The Upper River Shannon Lakes
Lough Allen (Loch Aillionn) is a lake on the River Shannon in northeastern Connacht, Ireland. Most of the lake is in County Leitrim, with a smaller part in County Roscommon. The lake lies to the south of the River Shannon’s source, near the Iron Mountains, and is the uppermost of the three main lakes on the river. The other two, Lough Ree and Lough Derg are much further to the south.
The lake is shaped like an upturned isosceles triangle. The Shannon enters the lake at the wider northern end and leaves the lake at the narrow southern end. Other rivers that feed the lake include the Diffagher (northwest), the Yellow (northeast), the Stoney (east) and the Arigna (southwest).
The R280 regional road skirts the west side of the lake, while the R207 follows the east bank, from Ballinagleragh to Drumshanbo. The R200 road is on the north side of the lake, traveling west from Dowra to Drumkeeran. The Iron Mountains (Slíabh an Íariann) lie to the east and west of Lough Allen.
Some claims have been recently made that volumes of oil and gas lie beneath the lake and the Allen basin
Lough Boderg & Lough Bofin
Lough Boderg and Lough Bofin are situated adjacent to one another, and are separated by the Derrycarne Narrows. Lough Boderg means ‘the Lake of the Red Cow’, and Lough Bofin means ‘the Lake of the White Cow’.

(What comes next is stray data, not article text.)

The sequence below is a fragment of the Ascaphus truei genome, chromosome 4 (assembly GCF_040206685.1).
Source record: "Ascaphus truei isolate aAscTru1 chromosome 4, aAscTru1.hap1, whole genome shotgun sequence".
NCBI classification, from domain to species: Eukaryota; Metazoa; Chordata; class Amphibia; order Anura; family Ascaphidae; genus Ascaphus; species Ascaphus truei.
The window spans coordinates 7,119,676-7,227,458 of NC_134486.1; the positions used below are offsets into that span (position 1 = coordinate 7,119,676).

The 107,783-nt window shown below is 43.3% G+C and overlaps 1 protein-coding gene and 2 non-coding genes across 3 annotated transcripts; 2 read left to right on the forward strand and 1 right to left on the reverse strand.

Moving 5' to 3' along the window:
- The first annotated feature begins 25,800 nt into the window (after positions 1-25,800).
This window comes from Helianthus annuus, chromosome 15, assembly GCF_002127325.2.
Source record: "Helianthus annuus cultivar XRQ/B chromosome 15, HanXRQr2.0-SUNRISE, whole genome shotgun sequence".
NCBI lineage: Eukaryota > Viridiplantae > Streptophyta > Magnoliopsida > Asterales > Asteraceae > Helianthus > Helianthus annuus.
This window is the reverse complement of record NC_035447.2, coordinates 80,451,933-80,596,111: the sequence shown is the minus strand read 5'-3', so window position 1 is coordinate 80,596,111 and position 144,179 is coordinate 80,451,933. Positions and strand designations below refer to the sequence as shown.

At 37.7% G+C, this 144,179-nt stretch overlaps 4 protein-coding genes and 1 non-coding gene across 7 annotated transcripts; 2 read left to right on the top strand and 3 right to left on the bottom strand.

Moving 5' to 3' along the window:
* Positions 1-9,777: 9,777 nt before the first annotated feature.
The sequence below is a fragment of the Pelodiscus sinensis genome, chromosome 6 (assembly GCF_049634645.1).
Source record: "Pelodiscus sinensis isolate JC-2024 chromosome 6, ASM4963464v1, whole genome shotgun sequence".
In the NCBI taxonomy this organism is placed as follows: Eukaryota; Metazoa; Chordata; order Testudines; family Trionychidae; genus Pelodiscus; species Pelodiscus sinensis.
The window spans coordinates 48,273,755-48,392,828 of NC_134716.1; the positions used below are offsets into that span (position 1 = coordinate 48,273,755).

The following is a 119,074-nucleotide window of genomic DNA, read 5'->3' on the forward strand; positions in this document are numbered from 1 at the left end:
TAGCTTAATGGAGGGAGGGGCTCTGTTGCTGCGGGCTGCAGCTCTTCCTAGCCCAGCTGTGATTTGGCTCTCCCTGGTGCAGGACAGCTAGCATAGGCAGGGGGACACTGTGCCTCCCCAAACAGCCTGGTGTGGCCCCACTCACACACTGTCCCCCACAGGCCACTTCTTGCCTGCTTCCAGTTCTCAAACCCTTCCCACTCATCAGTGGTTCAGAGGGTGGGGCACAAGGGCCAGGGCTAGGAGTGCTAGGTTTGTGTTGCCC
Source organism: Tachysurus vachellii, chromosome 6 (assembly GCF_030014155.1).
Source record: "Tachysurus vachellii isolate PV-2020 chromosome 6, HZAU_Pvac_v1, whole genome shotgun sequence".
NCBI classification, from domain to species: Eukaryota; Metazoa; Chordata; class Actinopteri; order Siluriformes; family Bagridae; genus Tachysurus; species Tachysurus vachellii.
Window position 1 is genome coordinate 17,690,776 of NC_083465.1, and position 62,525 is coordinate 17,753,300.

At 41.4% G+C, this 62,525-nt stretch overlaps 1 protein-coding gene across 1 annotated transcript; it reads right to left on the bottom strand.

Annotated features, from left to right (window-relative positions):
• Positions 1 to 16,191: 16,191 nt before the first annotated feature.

There is a story associated with how the lakes got their names. Once upon a time, in the places we now call Boderg and Bofin, a mermaid was found in the water and taken to a nearby farmhouse.
The people were decent and did her no harm, and in return for their kindness the mermaid began to tell fortunes. One of the fortunes she told them was that if they put her back in the water on the May Eve, which was shortly due, they would be handsomely repaid the following year on the same day.
The people being decent, they took her back to the water and bade her goodbye. Exactly one year later they returned to the very same spot and, to their astonishment, out of the water came two splendid cows, one red and one white.
quare – n 1798 the local rebels defeated the army of General Lake on the shores of Lough Bofin as part of the 1798 rebellion.
Lough Bofin was also the site of a ‘Pleasure House’ with a man-made beach, only accessible to people from the Anglo-Irish Protestant class. This was later burned down. The Protestant church, in the centre of the village, was also attacked at this time.